OTTAWA – Amira Elghawaby, Canada’s inaugural anti-Islamophobia official, is well aware of the respect and support she receives as a “visible” Muslim woman in her neighborhood. However, the lingering fear of a “tiny minority” holding misconceptions about Muslims and acting on these harmful beliefs troubles her deeply.
She expressed her concern regarding the security of the Muslim community which she expressed in a recent interview Despite the majority being respectful and supportive, the rise in anti-Muslim hate crimes in Canada remains a pressing issue.
According to her, the past 6 years have witnessed numerous attacks on Muslims as compared to other G-7 countries. Along with this around 71% of the hate crimes by Muslims were reported between the years 2021 and 22 to the police
To combat this alarming trend, her office is collaborating with various organizations to launch a practical guide on anti-Muslim hate later this month. Drawing inspiration from a European model introduced in 2020, the guide aims to enhance engagement between the Muslim community and law enforcement.
Key components of the guide include recognizing anti-Muslim hate as a harsh reality in Canada, emphasizing the need for contingency plans to respond to attacks on Muslims, enhancing security measures at mosques, especially during larger gatherings like the Muslim Eid festival prayers, and improving response times to hate crimes.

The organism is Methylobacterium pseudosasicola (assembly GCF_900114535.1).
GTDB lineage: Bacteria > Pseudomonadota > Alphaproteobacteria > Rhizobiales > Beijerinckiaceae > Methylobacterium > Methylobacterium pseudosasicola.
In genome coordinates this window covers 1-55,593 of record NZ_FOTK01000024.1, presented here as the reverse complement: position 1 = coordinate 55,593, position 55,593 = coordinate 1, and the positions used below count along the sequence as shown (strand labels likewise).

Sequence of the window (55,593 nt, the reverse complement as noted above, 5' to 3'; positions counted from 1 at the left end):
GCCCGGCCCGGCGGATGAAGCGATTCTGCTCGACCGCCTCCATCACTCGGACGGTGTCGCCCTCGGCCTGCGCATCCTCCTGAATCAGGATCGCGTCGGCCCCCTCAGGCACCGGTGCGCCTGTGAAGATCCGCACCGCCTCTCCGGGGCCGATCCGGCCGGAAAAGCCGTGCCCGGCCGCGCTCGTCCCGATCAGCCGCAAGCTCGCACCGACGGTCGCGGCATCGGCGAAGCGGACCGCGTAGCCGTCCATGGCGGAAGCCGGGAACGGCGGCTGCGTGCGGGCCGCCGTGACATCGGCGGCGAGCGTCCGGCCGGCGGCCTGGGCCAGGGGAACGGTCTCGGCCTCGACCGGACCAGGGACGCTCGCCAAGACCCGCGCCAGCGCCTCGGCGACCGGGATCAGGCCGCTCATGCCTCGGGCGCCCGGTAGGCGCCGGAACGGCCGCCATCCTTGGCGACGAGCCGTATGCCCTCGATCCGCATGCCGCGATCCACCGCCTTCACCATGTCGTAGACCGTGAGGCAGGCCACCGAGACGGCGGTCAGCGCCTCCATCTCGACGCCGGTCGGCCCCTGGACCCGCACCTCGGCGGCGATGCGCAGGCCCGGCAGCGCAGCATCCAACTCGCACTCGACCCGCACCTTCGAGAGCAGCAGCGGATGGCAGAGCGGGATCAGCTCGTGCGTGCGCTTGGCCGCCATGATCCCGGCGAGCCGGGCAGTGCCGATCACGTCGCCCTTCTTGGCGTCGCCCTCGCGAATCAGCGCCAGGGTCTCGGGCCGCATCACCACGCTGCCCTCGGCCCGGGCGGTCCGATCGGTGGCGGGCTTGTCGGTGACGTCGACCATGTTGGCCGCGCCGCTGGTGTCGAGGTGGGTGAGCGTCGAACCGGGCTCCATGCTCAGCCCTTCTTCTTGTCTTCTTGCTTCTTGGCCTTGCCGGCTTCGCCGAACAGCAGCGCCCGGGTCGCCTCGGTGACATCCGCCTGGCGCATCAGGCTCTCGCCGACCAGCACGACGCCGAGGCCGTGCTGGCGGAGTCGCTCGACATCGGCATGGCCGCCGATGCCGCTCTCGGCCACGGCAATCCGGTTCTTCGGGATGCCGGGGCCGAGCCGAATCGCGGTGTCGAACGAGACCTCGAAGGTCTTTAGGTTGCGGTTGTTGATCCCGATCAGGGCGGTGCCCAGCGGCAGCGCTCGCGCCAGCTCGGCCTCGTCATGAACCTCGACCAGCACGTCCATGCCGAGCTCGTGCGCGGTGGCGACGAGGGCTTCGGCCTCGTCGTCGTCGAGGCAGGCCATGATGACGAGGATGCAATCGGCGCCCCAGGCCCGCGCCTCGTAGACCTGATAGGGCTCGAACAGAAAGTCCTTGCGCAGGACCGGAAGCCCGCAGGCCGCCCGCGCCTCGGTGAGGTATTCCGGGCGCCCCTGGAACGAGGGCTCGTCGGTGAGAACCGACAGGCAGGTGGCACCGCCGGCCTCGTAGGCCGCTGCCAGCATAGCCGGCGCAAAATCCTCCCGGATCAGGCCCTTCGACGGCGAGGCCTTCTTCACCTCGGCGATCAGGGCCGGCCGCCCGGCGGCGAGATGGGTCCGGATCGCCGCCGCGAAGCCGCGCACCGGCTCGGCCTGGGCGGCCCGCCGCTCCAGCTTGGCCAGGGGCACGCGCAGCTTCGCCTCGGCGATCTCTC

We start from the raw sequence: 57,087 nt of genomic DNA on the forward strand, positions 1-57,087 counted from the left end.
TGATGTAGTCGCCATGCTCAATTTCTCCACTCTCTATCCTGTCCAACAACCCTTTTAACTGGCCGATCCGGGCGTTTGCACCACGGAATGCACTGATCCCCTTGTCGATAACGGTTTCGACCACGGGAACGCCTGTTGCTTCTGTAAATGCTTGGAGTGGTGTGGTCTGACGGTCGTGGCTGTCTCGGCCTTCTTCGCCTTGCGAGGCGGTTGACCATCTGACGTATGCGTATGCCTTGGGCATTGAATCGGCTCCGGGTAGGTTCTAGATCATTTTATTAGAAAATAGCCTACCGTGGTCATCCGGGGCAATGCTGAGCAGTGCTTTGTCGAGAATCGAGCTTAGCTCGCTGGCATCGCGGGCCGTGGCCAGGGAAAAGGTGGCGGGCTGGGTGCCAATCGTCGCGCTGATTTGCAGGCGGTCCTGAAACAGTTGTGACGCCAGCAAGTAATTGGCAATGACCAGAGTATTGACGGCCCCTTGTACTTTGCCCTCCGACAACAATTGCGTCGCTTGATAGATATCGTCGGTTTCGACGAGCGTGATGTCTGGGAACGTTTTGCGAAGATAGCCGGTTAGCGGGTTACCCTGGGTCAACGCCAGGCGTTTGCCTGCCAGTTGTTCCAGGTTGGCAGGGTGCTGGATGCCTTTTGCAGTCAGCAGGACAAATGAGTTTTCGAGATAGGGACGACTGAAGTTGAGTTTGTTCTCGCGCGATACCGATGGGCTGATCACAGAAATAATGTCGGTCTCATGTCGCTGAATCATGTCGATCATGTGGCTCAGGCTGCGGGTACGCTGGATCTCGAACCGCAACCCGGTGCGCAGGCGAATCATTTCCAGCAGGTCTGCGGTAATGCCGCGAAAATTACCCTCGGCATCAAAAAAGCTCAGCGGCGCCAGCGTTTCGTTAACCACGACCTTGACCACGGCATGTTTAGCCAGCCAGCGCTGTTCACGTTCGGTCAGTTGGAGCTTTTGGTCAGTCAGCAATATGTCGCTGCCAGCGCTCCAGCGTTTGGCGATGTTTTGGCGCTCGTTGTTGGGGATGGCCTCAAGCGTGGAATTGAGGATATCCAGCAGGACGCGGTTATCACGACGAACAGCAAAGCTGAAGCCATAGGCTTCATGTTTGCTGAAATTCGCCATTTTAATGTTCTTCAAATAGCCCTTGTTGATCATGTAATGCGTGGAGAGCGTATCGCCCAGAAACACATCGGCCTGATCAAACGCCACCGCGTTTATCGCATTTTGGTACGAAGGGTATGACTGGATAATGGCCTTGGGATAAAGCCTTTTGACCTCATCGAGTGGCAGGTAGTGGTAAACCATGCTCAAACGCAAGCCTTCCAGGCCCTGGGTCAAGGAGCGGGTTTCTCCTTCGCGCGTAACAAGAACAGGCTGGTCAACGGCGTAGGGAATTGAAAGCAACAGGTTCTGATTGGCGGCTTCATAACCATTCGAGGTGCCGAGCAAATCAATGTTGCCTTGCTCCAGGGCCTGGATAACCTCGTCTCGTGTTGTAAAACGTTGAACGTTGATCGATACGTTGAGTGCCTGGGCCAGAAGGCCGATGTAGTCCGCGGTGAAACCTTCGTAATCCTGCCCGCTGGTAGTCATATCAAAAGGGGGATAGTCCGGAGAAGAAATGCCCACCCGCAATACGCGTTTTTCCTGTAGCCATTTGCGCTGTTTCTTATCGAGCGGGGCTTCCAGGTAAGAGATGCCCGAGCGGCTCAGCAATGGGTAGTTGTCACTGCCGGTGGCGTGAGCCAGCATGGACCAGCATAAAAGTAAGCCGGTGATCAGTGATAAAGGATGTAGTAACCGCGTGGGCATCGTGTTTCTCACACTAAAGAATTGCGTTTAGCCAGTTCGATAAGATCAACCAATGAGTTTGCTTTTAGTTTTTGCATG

The creation of Amira Elghawaby’s role as Canada’s anti-Islamophobia official stemmed from recommendations made at an anti-Islamophobia summit following the tragic killing of the Afzaal family in Ontario in 2021. This family who had their origins in Pakistan fell victim to a deliberate attack.
The culprit Nathaniel is facing charges of first-degree murder attempted murder and terrorism-related charges and is on trial
Aamir’s role focuses not only on raising awareness but also on serving as a liaison, between communities as well as authorities and helping them convey their concerns to the federal government
She emphasized the importance of addressing the rise in Islamophobia in Canada, particularly with the ongoing trial related to the Afzaal family’s tragic case.
While Canada has specific legislation defining hate crimes, discussions persist about whether these laws are adequate. Elghawaby highlighted that any criminal act with a biased motivation targeting a particular community or its members based on their identity is considered during sentencing.
Amira Elghawaby’s tireless efforts symbolize Canada’s commitment to combating Islamophobia, and ensuring the security, respect, and dignity of all its communities.